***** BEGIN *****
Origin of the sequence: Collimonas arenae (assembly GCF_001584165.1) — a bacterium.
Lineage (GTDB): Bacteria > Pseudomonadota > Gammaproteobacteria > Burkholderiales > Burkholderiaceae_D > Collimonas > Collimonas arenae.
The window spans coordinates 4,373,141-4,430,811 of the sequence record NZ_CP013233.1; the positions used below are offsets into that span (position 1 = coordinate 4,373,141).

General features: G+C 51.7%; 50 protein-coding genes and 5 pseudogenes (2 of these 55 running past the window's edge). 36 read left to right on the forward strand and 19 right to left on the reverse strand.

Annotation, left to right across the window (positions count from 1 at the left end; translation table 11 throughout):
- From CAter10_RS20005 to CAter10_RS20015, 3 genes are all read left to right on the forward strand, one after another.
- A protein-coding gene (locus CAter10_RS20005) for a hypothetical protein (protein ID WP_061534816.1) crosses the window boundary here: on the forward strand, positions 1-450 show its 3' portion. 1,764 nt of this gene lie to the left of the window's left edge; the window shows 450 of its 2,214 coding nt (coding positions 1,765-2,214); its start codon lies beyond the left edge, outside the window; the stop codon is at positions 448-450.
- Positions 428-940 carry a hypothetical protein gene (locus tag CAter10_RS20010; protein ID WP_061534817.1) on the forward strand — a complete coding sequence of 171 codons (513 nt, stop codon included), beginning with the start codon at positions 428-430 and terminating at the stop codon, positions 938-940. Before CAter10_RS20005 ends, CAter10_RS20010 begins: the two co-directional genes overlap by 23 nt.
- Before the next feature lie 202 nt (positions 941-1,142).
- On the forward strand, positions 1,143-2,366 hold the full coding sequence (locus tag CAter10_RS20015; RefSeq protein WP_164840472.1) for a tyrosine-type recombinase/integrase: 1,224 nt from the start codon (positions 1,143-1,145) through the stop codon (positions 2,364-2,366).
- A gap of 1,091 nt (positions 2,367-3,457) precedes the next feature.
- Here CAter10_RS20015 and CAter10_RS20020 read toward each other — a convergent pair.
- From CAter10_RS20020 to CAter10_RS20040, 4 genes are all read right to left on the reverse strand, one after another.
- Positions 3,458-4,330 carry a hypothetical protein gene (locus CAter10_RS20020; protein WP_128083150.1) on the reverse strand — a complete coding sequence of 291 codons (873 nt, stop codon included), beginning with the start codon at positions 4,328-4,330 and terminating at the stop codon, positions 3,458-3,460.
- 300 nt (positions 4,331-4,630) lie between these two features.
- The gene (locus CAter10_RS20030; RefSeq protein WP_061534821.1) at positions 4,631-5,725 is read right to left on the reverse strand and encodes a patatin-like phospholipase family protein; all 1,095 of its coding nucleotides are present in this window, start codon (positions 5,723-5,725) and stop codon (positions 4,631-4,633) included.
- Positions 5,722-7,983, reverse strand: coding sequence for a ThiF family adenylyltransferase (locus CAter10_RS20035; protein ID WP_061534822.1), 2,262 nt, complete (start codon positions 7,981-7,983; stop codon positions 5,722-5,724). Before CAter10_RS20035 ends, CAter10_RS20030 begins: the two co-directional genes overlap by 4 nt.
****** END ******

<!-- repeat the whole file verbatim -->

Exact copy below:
Origin of the sequence: Collimonas arenae (assembly GCF_001584165.1) — a bacterium.
Lineage (GTDB): Bacteria > Pseudomonadota > Gammaproteobacteria > Burkholderiales > Burkholderiaceae_D > Collimonas > Collimonas arenae.
The window spans coordinates 4,373,141-4,430,811 of the sequence record NZ_CP013233.1; the positions used below are offsets into that span (position 1 = coordinate 4,373,141).

General features: G+C 51.7%; 50 protein-coding genes and 5 pseudogenes (2 of these 55 running past the window's edge). 36 read left to right on the forward strand and 19 right to left on the reverse strand.

Annotation, left to right across the window (positions count from 1 at the left end; translation table 11 throughout):
- From CAter10_RS20005 to CAter10_RS20015, 3 genes are all read left to right on the forward strand, one after another.
- A protein-coding gene (locus CAter10_RS20005) for a hypothetical protein (protein ID WP_061534816.1) crosses the window boundary here: on the forward strand, positions 1-450 show its 3' portion. 1,764 nt of this gene lie to the left of the window's left edge; the window shows 450 of its 2,214 coding nt (coding positions 1,765-2,214); its start codon lies beyond the left edge, outside the window; the stop codon is at positions 448-450.
- Positions 428-940 carry a hypothetical protein gene (locus tag CAter10_RS20010; protein ID WP_061534817.1) on the forward strand — a complete coding sequence of 171 codons (513 nt, stop codon included), beginning with the start codon at positions 428-430 and terminating at the stop codon, positions 938-940. Before CAter10_RS20005 ends, CAter10_RS20010 begins: the two co-directional genes overlap by 23 nt.
- Before the next feature lie 202 nt (positions 941-1,142).
- On the forward strand, positions 1,143-2,366 hold the full coding sequence (locus tag CAter10_RS20015; RefSeq protein WP_164840472.1) for a tyrosine-type recombinase/integrase: 1,224 nt from the start codon (positions 1,143-1,145) through the stop codon (positions 2,364-2,366).
- A gap of 1,091 nt (positions 2,367-3,457) precedes the next feature.
- Here CAter10_RS20015 and CAter10_RS20020 read toward each other — a convergent pair.
- From CAter10_RS20020 to CAter10_RS20040, 4 genes are all read right to left on the reverse strand, one after another.
- Positions 3,458-4,330 carry a hypothetical protein gene (locus CAter10_RS20020; protein WP_128083150.1) on the reverse strand — a complete coding sequence of 291 codons (873 nt, stop codon included), beginning with the start codon at positions 4,328-4,330 and terminating at the stop codon, positions 3,458-3,460.
- 300 nt (positions 4,331-4,630) lie between these two features.
- The gene (locus CAter10_RS20030; RefSeq protein WP_061534821.1) at positions 4,631-5,725 is read right to left on the reverse strand and encodes a patatin-like phospholipase family protein; all 1,095 of its coding nucleotides are present in this window, start codon (positions 5,723-5,725) and stop codon (positions 4,631-4,633) included.
- Positions 5,722-7,983, reverse strand: coding sequence for a ThiF family adenylyltransferase (locus CAter10_RS20035; protein ID WP_061534822.1), 2,262 nt, complete (start codon positions 7,981-7,983; stop codon positions 5,722-5,724). Before CAter10_RS20035 ends, CAter10_RS20030 begins: the two co-directional genes overlap by 4 nt.